You must have Credits on your Balance to download this sample
Compare and contrast the ethical theories of Aristotle and Immanuel Kant
Pages 4 (1004 words)
(student's name) (professor's name) (date of submission) Compare and contrast the ethical theories of Aristotle and Immanuel Kant as outlined in chapter 9. What are the strengths and weaknesses of each of thespositions? Which one do you believe is the most likely to be correct?
Man should be oriented by entities in his or her environment of the definition of what is morally good or not. However, if one should ask, what makes an ethical person? What are the characteristics that make him a good person? Aristotle and Kant’s ethical theories have laid out arguments claiming man’s ethics. However, there are significant ideas that make one theory triumph over the other. Aristotle and Kant speak of the highest good that man can do to society and his own – one that is not to be done just for the sake of being called ethical, getting material possessions or pleasing comments in exchange for it. It is done because it is “good in itself” (Johnson). Both also speak of happiness as ends of being virtuous. However, according to Aristotle, a virtuous life leading to happiness is not achieved without the possession of additional goods as well. A life perceived to be perfect by many, a life with wealth, power, acquaintances, and a physique highly appreciated by everyone. With this life also comes good upbringing, and good habits. Without these things, man will have the difficulty of reaching a virtuous status. Aristotle insists that it is necessary to have these desirable things to be able to reach happiness. In a negative light, this is unfair for those who are born without much fortune. ...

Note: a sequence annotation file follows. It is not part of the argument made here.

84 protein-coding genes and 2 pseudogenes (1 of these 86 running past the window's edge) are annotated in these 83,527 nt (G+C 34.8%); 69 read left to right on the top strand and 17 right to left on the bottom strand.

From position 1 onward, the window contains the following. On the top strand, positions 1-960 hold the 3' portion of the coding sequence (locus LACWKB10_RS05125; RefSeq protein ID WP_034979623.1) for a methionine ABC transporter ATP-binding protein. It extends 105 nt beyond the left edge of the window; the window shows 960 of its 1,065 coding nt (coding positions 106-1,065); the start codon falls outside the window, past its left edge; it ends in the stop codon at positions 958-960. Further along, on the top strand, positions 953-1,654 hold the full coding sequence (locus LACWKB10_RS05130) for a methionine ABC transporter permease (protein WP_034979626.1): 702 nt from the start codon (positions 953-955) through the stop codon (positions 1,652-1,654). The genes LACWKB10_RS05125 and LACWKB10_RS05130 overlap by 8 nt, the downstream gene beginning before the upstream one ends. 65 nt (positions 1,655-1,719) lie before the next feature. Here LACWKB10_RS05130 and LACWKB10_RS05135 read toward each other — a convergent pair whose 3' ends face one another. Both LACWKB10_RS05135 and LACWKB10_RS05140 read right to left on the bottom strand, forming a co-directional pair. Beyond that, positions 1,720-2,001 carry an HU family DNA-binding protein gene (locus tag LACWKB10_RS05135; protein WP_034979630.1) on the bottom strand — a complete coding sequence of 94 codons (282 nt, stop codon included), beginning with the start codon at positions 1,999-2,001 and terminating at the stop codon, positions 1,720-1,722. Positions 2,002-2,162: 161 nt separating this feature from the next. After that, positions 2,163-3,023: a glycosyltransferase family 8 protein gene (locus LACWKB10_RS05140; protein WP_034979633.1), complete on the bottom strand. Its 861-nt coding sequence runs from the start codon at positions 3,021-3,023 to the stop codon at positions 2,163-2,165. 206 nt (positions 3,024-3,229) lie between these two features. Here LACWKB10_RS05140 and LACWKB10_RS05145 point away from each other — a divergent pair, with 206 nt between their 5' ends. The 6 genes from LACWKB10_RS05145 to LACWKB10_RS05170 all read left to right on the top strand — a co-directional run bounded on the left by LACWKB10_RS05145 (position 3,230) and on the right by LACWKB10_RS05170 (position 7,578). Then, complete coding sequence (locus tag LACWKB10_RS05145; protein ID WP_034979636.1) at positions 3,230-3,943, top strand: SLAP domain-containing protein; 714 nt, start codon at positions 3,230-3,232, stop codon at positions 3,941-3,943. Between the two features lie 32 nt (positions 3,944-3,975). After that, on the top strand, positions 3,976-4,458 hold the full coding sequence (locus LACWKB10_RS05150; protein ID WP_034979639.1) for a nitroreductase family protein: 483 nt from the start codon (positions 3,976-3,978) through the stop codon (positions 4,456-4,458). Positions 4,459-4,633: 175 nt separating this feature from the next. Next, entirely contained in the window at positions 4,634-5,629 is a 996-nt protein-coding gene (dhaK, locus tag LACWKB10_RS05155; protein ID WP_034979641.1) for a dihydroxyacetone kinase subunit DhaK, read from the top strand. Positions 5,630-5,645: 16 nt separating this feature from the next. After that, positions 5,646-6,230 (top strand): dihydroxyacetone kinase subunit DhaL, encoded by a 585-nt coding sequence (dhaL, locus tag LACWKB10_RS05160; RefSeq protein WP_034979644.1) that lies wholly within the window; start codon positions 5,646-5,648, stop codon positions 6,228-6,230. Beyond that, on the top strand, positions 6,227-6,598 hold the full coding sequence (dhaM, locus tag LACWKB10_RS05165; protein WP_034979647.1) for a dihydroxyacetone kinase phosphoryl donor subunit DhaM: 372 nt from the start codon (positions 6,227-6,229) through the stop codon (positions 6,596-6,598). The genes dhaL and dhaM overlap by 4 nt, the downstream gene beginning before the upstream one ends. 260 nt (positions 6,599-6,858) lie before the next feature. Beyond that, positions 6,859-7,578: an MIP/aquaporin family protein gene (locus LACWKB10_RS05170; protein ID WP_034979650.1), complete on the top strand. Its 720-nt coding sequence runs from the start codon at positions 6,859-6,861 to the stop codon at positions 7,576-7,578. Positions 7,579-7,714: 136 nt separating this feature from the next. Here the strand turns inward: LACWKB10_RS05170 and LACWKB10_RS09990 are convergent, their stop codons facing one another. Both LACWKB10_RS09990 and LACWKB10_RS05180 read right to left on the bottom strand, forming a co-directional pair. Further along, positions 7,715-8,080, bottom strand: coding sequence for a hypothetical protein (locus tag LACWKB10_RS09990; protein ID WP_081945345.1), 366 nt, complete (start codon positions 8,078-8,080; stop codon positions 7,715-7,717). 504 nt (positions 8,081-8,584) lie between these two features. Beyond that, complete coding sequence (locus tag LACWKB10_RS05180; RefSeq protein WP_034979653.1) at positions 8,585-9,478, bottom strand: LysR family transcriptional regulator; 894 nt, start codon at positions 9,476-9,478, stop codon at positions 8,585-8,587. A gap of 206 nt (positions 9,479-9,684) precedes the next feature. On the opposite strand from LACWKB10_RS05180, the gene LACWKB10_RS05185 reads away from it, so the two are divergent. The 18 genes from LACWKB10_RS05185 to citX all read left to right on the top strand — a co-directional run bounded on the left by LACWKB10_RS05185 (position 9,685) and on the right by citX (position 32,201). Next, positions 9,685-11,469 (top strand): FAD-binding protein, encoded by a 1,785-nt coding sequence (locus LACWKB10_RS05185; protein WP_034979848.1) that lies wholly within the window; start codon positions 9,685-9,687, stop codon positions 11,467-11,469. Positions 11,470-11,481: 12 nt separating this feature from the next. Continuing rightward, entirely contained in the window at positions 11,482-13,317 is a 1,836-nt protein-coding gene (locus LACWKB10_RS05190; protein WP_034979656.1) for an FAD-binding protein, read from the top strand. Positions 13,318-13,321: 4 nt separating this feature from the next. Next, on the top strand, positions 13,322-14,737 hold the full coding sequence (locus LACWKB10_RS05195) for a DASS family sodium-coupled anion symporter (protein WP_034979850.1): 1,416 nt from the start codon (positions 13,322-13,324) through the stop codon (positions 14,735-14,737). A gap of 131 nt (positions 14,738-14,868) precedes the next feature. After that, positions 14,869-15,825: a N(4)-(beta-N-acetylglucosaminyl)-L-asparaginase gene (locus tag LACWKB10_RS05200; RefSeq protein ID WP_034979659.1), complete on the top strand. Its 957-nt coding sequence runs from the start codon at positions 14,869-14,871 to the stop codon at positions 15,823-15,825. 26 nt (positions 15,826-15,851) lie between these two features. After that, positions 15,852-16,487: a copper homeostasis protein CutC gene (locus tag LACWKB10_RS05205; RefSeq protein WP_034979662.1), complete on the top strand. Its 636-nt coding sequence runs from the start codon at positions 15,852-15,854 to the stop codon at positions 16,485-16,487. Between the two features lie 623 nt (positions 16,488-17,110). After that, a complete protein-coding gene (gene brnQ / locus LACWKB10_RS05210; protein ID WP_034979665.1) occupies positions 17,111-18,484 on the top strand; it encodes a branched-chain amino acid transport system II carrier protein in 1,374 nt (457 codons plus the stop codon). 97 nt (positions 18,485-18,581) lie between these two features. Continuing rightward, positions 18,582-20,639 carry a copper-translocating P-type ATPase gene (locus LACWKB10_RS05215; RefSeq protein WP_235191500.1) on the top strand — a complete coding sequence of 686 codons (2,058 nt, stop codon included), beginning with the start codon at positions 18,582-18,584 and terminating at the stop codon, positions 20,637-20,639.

Not exactly what you need?